Saturday, June 27, 2009

In the Depths of the Jungle




I've tromped through jungles the world over for one reason or another, muscling ground-scrub and palm from my way so I could take one more step. Then another, and another. Trust me, if there was a location that stood out as a potential habitat for pygmy dinosaurs, it would be the buried forests of the Congo.


The Likouala Swamp of central Africa is over 55,000 square miles, larger than the state of Florida. Roughly 20% of the area remains unexplored, not simply by the machete-wielding 'white' explorer, but also by the indigenous tribes that live on the edges. It is among these clearings and pools that Mokele-Mbembe is supposed to reside. The name can translate to mean, One that stops the flow of rivers, One who eats the tops of palm trees, Monstrous animal, or even Half-god, half-beast. Whatever the case, it's big, supposedly standing twenty plus feet from the top of the head to the ground, and potentially thirty to forty feet long to the tip of the tail.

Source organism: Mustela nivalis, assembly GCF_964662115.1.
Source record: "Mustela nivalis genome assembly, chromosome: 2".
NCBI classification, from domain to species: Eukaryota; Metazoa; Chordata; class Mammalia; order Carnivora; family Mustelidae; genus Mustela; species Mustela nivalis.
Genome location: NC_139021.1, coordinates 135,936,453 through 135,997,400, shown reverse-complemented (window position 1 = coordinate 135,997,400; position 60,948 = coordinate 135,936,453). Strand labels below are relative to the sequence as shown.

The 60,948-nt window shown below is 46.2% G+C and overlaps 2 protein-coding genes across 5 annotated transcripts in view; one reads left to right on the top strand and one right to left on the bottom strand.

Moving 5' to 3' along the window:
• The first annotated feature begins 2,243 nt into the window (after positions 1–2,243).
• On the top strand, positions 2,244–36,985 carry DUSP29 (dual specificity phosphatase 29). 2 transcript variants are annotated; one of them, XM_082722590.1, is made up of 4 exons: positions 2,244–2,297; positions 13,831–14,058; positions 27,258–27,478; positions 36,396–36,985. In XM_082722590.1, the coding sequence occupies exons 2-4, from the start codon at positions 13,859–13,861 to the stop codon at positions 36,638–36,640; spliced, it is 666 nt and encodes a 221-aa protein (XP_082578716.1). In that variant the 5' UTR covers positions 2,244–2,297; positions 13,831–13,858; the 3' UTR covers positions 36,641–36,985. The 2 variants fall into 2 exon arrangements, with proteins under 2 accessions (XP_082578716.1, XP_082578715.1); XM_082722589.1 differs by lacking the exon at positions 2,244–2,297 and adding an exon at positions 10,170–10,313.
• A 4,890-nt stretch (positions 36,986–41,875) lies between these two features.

Descriptions of M-M seem to match that of a sauropod dinosaur, but only at a fraction of the size. Three separate expeditions (1776 by French missionaries, 1913 by German zoologists and 1932 with a British team), came to the same conclusion: The tribes believe whole-heartedly that mokele-mbembe survives deep within the impenetrable depths of the forest. Images of non-native species were shown to the tribesmen interviewed, and without a fault, each of the men pointed to images of dinosaurs as being M-M. As recorded by the 1932 expedition, a tribe reported killing one of the animals when it attacked them, and when the beast fell, it was butchered. Unfortunately, those who ate the meat of the kill were dead within hours, so no information as to the remains was available.

This past weekend, I took my daughters down to our local pond for a bit of fishing. At the first strike, my 2 1/2 year old looked at how the fish was dragging around the bobber and commented, "Moke?" No such luck, it was just a one pound sunfish. Maybe next time.